The above is the title of my presentation at IT LAW FORUM organised by KL BAR jointly held with KDU University College on 12 November 2010. I spoke at the panel after Prof. Abu Bakar Munir who was the adviser for the Government of Malaysia on the drafting of PDP Act 2010 (See: the unamended PDP Bill).
While Prof. Abu Bakar talked mainly on the duties and obligation of Data Users as well as Data Protection Principles, I presented the topic from another perspective, i.e. the data subject which refers to the individuals whose personal data become the object of business by data users. That simply means you, me and everyone!.
For the recall of the event in general, you may want to check at the KL BAR blog site here.
In the week that passed I spoke in one national seminar on Personal Data Protection Act that took place in the The Ritz Carlton Kuala Lumpur, July 21, 2010. The audience came from various industries including banks, regulators, insurance, medical services, investment as well as legal firms.
My session that went between 12.00 -01.00 pm focused on the Rights of Individuals as Data Subjects under the newly-passed Personal Data Protection Act 2010 of Malaysia. Those rights of data subjects were provided in Part Two, division 4, sections 30-44. In short, those rights can be enlisted as follows:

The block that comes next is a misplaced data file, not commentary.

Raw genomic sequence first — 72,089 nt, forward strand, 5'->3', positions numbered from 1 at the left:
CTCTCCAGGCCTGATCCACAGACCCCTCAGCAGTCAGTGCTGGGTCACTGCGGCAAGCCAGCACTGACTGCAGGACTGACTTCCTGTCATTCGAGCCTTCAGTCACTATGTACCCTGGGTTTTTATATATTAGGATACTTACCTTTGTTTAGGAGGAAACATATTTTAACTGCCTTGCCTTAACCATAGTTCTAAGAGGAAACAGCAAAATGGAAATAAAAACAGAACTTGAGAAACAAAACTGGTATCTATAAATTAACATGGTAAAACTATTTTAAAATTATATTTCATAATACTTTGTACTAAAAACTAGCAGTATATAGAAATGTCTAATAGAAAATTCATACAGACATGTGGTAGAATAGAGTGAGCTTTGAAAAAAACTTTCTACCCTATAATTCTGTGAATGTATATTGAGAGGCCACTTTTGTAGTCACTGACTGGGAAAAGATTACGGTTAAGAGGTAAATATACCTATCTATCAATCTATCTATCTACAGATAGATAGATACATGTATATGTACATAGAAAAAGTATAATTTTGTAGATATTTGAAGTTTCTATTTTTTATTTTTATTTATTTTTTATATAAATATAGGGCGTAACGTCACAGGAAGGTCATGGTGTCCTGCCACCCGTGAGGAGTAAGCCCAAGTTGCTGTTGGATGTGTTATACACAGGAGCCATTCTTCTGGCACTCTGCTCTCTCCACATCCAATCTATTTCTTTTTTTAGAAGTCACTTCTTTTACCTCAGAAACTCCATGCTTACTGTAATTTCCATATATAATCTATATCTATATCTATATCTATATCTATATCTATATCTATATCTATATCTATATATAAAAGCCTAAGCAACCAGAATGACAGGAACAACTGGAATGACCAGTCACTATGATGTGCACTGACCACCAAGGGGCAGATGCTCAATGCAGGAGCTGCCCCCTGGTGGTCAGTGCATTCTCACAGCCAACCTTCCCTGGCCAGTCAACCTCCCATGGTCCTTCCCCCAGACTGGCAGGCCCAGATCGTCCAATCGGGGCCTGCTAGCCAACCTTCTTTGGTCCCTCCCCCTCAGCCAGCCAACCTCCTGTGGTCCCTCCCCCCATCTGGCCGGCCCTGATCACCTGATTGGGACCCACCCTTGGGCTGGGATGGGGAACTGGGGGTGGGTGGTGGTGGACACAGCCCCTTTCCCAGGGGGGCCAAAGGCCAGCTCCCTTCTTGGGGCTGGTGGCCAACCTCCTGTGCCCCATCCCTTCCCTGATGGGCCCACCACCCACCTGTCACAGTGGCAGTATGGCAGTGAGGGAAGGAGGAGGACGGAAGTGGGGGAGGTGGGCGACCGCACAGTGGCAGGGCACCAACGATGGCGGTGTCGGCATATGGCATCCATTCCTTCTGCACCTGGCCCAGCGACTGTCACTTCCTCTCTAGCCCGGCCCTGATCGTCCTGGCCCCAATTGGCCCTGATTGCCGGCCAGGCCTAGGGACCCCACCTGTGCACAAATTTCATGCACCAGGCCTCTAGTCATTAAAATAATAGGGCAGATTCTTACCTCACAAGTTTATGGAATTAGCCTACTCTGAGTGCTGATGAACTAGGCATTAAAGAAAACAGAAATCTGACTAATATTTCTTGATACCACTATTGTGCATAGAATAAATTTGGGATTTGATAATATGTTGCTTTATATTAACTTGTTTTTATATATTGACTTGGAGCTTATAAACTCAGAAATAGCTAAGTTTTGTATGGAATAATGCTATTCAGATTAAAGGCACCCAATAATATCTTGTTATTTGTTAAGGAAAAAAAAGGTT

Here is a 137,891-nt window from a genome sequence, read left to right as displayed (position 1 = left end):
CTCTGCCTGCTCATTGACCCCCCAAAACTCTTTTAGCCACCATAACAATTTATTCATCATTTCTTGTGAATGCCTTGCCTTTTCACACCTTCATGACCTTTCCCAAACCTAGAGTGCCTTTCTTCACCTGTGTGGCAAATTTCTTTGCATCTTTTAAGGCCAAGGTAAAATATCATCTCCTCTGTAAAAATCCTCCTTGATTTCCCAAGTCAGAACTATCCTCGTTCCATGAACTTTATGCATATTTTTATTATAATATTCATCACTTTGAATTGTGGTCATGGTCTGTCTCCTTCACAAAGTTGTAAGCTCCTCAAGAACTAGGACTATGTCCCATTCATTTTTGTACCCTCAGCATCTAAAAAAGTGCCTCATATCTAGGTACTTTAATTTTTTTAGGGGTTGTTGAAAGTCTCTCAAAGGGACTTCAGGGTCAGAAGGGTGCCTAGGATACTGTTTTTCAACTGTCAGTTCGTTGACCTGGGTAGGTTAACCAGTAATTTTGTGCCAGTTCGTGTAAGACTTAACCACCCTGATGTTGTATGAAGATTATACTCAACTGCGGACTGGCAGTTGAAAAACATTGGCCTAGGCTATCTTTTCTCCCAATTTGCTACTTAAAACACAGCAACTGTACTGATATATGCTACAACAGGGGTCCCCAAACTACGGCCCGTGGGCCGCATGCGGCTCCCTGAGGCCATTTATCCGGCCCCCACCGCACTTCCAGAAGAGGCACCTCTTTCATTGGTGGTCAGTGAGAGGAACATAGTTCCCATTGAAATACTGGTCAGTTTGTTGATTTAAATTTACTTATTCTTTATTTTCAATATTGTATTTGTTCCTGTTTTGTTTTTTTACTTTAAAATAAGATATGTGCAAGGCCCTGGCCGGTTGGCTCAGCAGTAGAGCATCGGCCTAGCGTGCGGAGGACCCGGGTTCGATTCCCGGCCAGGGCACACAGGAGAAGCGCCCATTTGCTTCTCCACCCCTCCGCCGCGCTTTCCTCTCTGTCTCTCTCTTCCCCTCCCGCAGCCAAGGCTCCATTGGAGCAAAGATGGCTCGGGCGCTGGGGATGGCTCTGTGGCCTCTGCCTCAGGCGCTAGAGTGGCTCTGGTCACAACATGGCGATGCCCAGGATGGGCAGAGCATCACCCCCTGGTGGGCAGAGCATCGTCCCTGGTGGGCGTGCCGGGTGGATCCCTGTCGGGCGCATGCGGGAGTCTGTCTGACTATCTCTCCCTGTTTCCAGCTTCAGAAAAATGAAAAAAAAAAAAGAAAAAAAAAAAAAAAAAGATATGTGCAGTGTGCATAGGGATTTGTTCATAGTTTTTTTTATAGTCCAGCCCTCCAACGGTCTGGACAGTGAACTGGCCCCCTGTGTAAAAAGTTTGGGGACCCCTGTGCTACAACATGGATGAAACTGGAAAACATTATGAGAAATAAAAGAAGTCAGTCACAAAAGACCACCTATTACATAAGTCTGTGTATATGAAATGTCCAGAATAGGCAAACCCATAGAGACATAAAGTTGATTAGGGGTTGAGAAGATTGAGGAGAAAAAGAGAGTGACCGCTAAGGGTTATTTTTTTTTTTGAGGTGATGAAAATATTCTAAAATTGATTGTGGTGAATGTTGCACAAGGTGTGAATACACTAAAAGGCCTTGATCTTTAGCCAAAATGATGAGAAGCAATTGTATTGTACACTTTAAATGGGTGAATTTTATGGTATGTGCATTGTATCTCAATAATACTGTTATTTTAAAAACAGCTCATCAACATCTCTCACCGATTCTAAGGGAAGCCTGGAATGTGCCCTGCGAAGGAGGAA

Right to access
Right to correct data
Right to withdraw consent for data processing
Right on sensitive data
Right to prevent distress/damage
Right to prevent direct marketing
The session was ended with discussing some prominent issues that confronted individuals such as issues of workplace monitoring, junk mail/spam, data theft, and pictures taken at public places. One important message (of many) that I discussed with audience was that, in order to achieve better implementation of law, organizations should see and manage it using the perspective of individuals, not merely that of the organisation; because in organisations, their people (employers, employees, business partners) are all data subjects too.
Understanding data protection principles is crucial to (re)formulate the business processes. For companies and organisations that in any way involve the use and exploitation of personal data of their employees, customers (actual and potential) and business partners, series of actions need to be taken to comply with the legal regime on data protection.
In Malaysia, this is particularly a cause of concern nowadays as the new law on personal data protection clearly requires data users to take certain actions.
Laid in the main body of the law is the prescription of data protection principles from which stemming all the rights, duties and liabilities of each of data user and data subject (Note: ‘data user’ is those who use, collect, process, etc. the personal data that belong to certain individuals. Those individual are called ‘data subject’).
This is a good news for Malaysian public. The days full with series of unsolicited calls and mails from marketers may in the near future be counted. We hope for the best to come out from this legislative exercise. Good luck MPs!